IACCEPTPYTHONLICENSETERMS=”False”

; Specifies a Setup work flow, like INSTALL, UNINSTALL, or UPGRADE. This is a required parameter.
ACTION=”Install”

; By specifying this parameter and accepting Microsoft R Open and Microsoft R Server terms, you acknowledge that you have read and understood the terms of use.
IACCEPTROPENLICENSETERMS=”True”

; Specifies that SQL Server Setup should not display the privacy statement when ran from the command line.
SUPPRESSPRIVACYSTATEMENTNOTICE=”False”

; Use the /ENU parameter to install the English version of SQL Server on your localized Windows operating system.
ENU=”True”

; Setup will not display any user interface.
QUIET=”False”

; Setup will display progress only, without any user interaction.
QUIETSIMPLE=”False”

; Parameter that controls the user interface behavior. Valid values are Normal for the full UI,AutoAdvance for a simplied UI, and EnableUIOnServerCore for bypassing Server Core setup GUI block.
UIMODE=”Normal”

; Specify whether SQL Server Setup should discover and include product updates. The valid values are True and False or 1 and 0. By default SQL Server Setup will include updates that are found.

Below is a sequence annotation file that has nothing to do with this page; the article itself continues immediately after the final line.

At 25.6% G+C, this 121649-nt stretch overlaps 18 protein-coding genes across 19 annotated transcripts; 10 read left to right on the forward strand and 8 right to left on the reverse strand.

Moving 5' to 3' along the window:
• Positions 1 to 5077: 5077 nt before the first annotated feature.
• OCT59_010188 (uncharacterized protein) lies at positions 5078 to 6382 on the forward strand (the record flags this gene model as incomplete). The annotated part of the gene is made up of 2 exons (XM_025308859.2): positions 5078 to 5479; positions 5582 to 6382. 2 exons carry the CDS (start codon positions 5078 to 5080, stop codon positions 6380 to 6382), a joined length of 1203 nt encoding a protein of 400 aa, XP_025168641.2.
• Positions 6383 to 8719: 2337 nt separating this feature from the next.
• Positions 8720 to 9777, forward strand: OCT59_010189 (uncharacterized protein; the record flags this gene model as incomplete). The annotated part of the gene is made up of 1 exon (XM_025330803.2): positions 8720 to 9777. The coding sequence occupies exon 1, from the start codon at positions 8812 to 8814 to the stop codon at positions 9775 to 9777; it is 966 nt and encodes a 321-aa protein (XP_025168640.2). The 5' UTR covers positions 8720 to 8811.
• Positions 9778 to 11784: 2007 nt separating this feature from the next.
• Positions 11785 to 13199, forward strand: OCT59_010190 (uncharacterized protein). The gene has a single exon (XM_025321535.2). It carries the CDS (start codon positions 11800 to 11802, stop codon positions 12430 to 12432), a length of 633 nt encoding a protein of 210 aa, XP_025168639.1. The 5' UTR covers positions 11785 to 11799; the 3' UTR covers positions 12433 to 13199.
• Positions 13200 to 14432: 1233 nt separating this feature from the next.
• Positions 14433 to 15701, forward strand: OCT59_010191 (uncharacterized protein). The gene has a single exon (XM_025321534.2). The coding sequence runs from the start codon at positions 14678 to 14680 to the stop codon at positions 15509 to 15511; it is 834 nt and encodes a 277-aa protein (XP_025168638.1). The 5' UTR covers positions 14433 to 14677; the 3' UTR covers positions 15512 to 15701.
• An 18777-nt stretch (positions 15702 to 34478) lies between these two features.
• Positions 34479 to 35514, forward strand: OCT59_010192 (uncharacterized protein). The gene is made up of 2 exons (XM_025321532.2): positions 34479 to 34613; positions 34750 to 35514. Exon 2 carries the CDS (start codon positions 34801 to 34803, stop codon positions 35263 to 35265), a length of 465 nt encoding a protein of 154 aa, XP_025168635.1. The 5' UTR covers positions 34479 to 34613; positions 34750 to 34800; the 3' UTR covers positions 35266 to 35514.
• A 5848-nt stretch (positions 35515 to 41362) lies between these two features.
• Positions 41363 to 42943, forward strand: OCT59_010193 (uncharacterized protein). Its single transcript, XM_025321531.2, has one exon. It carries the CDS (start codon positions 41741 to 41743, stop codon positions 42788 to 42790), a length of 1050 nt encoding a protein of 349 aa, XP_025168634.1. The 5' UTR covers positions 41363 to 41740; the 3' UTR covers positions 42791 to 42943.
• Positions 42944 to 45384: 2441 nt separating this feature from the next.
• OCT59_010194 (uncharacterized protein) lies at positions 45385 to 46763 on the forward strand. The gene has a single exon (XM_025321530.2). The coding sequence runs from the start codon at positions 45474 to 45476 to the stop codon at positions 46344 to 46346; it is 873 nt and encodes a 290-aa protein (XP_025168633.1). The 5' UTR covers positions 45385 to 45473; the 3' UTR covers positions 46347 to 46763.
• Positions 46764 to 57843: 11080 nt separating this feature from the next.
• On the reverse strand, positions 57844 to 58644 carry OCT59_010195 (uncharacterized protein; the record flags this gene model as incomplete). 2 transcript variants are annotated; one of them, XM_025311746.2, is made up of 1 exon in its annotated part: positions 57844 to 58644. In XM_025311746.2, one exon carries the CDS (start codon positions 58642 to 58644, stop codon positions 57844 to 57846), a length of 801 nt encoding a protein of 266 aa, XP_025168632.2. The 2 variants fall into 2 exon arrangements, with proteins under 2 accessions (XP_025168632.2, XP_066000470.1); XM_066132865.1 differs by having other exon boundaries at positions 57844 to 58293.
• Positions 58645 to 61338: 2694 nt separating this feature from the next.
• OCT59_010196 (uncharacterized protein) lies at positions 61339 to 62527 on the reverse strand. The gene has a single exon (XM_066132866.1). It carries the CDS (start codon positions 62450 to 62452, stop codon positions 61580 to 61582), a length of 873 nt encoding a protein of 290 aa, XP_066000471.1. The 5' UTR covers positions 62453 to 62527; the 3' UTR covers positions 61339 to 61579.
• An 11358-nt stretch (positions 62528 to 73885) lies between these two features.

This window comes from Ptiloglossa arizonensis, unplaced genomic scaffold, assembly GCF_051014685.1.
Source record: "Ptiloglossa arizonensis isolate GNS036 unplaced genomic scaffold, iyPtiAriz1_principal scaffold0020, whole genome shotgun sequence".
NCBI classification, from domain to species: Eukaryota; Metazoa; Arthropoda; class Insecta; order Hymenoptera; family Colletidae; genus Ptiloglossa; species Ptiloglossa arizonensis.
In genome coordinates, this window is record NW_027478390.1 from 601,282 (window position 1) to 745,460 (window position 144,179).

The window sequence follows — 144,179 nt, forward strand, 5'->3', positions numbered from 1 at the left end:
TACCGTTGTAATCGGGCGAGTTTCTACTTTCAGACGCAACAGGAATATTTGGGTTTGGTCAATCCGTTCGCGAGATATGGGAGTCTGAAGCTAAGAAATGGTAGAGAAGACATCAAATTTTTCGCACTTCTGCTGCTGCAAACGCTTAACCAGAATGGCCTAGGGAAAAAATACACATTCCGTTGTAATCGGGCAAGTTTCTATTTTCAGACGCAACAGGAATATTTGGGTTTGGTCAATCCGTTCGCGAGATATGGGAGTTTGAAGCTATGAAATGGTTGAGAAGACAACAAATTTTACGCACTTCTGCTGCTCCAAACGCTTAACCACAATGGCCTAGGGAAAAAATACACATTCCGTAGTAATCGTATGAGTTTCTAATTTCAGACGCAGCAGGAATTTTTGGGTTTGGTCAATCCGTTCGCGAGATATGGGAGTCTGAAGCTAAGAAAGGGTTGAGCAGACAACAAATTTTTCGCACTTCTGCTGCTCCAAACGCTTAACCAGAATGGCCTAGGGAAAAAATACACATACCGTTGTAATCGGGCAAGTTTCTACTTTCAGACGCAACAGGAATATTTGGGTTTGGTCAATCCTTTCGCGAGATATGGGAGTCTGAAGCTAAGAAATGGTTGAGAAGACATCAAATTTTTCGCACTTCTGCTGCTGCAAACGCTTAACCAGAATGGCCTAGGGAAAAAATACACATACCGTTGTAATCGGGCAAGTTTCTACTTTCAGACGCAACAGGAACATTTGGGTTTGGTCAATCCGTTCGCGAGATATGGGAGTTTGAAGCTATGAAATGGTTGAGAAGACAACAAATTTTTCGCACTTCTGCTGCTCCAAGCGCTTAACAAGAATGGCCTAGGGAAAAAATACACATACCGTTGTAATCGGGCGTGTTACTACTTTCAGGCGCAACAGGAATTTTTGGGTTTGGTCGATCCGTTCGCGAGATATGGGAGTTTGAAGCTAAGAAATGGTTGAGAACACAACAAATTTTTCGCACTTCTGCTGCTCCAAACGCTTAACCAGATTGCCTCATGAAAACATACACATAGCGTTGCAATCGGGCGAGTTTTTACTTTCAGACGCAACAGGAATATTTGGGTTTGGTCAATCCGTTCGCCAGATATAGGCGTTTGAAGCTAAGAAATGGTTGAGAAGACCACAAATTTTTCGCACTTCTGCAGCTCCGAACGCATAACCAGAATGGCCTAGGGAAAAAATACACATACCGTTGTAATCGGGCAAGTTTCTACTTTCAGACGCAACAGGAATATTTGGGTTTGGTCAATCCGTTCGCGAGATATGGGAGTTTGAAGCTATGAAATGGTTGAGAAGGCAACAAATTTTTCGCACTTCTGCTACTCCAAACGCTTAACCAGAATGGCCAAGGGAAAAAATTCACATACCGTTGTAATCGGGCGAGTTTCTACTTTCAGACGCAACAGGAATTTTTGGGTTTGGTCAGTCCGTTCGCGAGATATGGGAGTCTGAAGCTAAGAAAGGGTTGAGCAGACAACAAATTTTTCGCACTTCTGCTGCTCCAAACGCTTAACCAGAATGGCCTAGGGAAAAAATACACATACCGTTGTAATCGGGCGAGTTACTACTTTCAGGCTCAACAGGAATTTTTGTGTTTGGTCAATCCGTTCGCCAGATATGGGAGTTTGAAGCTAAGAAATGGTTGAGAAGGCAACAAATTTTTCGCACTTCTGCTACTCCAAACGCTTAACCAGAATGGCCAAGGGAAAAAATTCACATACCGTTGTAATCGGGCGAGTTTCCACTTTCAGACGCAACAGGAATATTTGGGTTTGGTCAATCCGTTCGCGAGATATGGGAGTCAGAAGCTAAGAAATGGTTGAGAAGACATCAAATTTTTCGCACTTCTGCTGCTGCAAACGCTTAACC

UpdateEnabled=”True”

; If this parameter is provided, then this computer will use Microsoft Update to check for updates.
USEMICROSOFTUPDATE=”True”

; Specifies that SQL Server Setup should not display the paid edition notice when ran from the command line.
SUPPRESSPAIDEDITIONNOTICE=”False”

; Specify the location where SQL Server Setup will obtain product updates. The valid values are “MU” to search Microsoft Update, a valid folder path, a relative path such as .\MyUpdates or a UNC share. By default SQL Server Setup will search Microsoft Update or a Windows Update service through the Window Server Update Services.
UpdateSource=”MU”

; Specifies features to install, uninstall, or upgrade. The list of top-level features include SQL, AS, IS, MDS, and Tools. The SQL feature will install the Database Engine, Replication, Full-Text, and Data Quality Services (DQS) server. The Tools feature will install shared components.
FEATURES=SQLENGINE

; Displays the command line parameters usage.
HELP=”False”

; Specifies that the detailed Setup log should be piped to the console.
INDICATEPROGRESS=”False”

; Specifies that Setup should install into WOW64. This command line argument is not supported on an IA64 or a 32-bit system.
X86=”False”

; Specify a default or named instance. MSSQLSERVER is the default instance for non-Express editions and SQLExpress for Express editions. This parameter is required when installing the SQL Server Database Engine (SQL), or Analysis Services (AS).